a small confession. i've never played any of the popular role-playing fantasy games or computer games. No Dungeons And Dragons, no Tomb Raider, no Myst, no Final Fantasy. I've never quite understood the point of them, but that isn't a put-down. I know people who don't get the point of playing cards.
It may put me at a disadvantage when it comes to movies like Final Fantasy and Tomb Raider, but my innocence also gives me a bit of distance. I'll never be able to say, "Tomb Raider sucks because Angelina Jolie's breasts aren't big enough." On the other hand, I feel no qualms about saying, "Tomb Raider is short on coherent narrative and lacks something in the characterization department."
Final Fantasy is based on a popular game now in its 10th edition, and the film was directed by Hironobu Sakaguchi, who has producer credit on most of the games, so I'll assume that the movie is close to them in spirit. Where Final Fantasy differs from other game-based movies -- Street Fighter, Tomb Raider, Super Mario Brothers -- is that the entire film is computer-generated. There is no reality in this story of human soldiers and scientists doing battle with alien "predators" who appear on Earth when a big meteor crashes somewhere in southern Russia.
I see all kinds of influences, including Aliens in particular: the strong central female figure is plopped down in the midst of a sexually integrated military unit. There's also a chunk of Princess Mononoke, especially in the climactic confrontation with the spirit of the meteor. And a huge mystico-ecological component makes the leading scientists seem more like charter members of the Japanese Green party.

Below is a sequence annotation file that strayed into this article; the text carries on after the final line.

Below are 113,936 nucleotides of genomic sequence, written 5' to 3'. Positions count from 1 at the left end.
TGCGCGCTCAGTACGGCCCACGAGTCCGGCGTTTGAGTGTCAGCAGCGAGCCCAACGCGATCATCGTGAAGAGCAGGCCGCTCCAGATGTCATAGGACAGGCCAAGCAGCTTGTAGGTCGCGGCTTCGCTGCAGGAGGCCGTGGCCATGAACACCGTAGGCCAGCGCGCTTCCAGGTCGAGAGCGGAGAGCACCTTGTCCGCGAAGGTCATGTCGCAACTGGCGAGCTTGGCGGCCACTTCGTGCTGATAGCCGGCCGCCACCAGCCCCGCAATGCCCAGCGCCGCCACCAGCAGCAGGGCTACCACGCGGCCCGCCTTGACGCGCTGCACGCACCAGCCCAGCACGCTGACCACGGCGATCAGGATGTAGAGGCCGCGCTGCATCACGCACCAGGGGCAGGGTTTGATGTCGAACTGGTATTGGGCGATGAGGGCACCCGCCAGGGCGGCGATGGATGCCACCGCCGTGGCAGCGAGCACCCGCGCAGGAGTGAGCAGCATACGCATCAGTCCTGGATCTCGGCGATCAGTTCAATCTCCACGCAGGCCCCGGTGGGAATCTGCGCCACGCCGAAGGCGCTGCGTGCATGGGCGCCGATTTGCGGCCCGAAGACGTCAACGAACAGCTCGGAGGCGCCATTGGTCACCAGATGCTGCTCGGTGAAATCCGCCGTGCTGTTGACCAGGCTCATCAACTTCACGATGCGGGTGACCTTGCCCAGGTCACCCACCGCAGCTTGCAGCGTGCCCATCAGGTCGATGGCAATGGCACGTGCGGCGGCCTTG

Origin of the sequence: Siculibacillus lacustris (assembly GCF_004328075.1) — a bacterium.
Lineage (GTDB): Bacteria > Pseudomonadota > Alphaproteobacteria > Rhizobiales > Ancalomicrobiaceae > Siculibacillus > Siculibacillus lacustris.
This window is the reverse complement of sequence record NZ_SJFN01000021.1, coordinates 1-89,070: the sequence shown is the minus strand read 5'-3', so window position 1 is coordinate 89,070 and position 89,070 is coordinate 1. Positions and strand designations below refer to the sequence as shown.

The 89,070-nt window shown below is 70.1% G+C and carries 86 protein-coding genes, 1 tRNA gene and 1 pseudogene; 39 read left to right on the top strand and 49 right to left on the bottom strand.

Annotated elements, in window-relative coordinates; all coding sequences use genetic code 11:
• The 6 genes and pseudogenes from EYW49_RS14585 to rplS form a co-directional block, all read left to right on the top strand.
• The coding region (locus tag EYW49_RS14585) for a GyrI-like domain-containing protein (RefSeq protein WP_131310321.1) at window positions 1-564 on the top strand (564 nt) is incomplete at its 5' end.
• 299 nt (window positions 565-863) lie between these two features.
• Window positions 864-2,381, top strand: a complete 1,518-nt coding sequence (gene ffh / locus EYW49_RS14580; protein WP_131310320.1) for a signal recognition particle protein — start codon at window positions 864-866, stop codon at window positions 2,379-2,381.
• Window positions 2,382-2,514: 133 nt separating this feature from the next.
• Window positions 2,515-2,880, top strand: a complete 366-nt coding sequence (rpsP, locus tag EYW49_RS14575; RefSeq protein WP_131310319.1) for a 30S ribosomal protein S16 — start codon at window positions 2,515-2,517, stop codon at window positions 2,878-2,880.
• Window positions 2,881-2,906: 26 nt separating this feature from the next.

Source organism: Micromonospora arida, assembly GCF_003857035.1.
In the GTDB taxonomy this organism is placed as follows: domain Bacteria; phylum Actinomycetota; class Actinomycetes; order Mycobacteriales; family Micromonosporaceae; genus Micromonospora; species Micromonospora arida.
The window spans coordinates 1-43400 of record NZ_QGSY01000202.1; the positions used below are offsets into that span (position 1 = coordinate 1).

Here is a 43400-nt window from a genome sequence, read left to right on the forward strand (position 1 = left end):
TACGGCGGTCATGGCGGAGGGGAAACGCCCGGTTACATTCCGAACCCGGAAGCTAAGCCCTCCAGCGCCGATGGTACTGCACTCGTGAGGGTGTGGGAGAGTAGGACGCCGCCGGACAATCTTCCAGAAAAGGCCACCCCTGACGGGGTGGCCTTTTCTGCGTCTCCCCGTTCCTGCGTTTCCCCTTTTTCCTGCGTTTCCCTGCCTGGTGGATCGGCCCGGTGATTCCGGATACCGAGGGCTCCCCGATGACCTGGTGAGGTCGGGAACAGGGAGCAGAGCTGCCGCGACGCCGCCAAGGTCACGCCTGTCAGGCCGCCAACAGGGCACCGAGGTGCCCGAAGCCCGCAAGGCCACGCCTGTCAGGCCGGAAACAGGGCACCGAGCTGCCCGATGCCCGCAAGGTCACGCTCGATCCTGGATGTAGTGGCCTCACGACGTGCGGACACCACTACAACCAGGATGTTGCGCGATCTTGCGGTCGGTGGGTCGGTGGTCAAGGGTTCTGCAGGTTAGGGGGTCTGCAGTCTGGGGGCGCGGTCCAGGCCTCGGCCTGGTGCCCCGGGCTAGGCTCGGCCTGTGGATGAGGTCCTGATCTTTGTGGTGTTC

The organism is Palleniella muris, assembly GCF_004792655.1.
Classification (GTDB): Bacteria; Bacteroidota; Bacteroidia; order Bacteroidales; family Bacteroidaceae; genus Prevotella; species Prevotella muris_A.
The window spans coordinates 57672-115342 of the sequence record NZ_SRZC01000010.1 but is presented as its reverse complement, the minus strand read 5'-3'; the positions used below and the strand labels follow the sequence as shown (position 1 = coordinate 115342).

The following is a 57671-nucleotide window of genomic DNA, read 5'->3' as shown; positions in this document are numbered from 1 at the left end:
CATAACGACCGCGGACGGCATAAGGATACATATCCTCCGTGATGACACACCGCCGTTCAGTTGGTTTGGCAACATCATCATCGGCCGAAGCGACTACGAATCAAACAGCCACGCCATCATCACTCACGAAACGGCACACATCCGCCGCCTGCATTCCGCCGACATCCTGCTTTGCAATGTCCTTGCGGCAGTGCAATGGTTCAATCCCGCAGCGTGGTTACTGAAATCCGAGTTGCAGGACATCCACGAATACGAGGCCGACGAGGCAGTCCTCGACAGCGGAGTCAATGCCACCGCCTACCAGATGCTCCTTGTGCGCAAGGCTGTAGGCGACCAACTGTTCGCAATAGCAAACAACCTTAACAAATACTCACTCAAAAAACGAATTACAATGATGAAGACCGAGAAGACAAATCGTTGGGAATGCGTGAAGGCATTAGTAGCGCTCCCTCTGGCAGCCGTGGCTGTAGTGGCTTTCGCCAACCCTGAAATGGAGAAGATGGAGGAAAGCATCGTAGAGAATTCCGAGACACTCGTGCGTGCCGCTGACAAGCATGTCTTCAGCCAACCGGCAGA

Call me a cranky old bastard, but there's something irksome about computer-generated stuff. I like looking at "real" special effects. Part of the charge of Apocalypse Now, for example, is that we're looking at real helicopters, real boats, real rivers -- everything in the film actually exists and isn't just bits and bytes on a hard drive. I like a stronger component of reality in my fantasy.
Final Fantasy offers visual spectacle but also gives us the sound of Alec Baldwin, Donald Sutherland, Ming-Na and James Woods spitting out dialogue that would embarrass Michael Paré in a straight-to-home-vid thriller. It may be possible to create any kind of world using computer animation, but they haven't figured out how to use a computer to generate a convincing story or emotionally involving characters.
FINAL FANTASY: THE SPIRITS WITHIN directed by Hironobu Sakaguchi and Motonori Sakakibara, written by Sakaguchi, Al Reinert and Jeff Vintar, produced by Jun Aida, Sakaguchi, Chris Lee and Akio Sakai, with Ming-Na, Alec Baldwin, Donald Sutherland, James Woods, Ving Rhames, Steve Buscemi and Peri Gilpin. 95 minutes. A Square Pictures production. A Sony Pictures release. Opens Friday (July 13). For venues and times, see First-Run Movies, page 67. Rating: NN